Format

Send to

Choose Destination
See comment in PubMed Commons below
Prev Vet Med. 2004 Apr 30;63(1-2):121-33.

Owners' perceptions of the health and performance of Pony Club horses in Australia.

Author information

  • 1School of Agriculture, Charles Sturt University, Locked Bag 588, Wagga Wagga 2678, NSW, Australia. pbuckley@csdu.edu.au

Abstract

Pony Club is one of the leading junior equestrian organisations in the world, and was established to teach young people the many aspects of horsemanship. The aim of this study was to gain an understanding of the health and performance of Pony Club horses from the perspective of their owners. In-depth interviews were conducted with Pony Club members at two sites in Australia, and topics relating to participants' background with horses, horse attributes valued by participants, horse health and performance, and Pony Club-related matters. The in-depth interviews were taped, transcribed and analysed, by describing the themes and issues recorded in the dialogue and conducting cross-case analysis (finding similarities and dissimilarities between participants with respect to each of the above-mentioned topics). A total of 32 interviews were conducted. The participants' background with horses varied greatly. The horse attributes valued by > or =59% of participants included temperament, size, ability and suitability for riders. A range of issues relating to health and performance were important to > or =53% of participants, including horse temperament, nutrition, internal parasites, lameness and foot-care, and colic. Soundness and preventive health measures were rarely mentioned (< or =16% of participants). Friends or knowledgeable horse people were identified as the first point of contact for horse-health matters, and veterinarians were only used as a last resort or for serious problems. Members of Pony Club learned about their horses by trial and error. Optimal performance was described as a horse that was willing to do as the rider asked. Poor performance was usually the result of the horse misbehaving, and could include a resistance to rider commands, pigrooting and bucking.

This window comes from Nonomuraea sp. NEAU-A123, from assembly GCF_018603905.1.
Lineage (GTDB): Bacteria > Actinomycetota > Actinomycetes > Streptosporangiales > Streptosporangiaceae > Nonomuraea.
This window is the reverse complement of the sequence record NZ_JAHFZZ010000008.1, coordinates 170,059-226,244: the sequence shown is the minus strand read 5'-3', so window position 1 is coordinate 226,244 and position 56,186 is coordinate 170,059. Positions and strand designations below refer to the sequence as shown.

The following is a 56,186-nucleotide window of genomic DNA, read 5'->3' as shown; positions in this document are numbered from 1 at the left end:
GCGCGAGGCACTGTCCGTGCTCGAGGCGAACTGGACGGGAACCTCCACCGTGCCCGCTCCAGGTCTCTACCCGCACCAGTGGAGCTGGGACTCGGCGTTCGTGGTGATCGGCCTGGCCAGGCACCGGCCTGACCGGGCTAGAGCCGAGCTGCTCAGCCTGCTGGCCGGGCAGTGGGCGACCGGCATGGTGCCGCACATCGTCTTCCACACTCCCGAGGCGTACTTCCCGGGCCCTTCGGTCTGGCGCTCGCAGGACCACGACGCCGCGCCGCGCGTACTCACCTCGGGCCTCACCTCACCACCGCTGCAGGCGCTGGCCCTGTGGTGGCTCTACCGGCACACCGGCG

PMID:
15099721
DOI:
10.1016/j.prevetmed.2004.01.013
[PubMed - indexed for MEDLINE]
PubMed Commons home

PubMed Commons

0 comments
How to join PubMed Commons

    Supplemental Content

    Full text links

    Icon for Elsevier Science
    Loading ...
    Support Center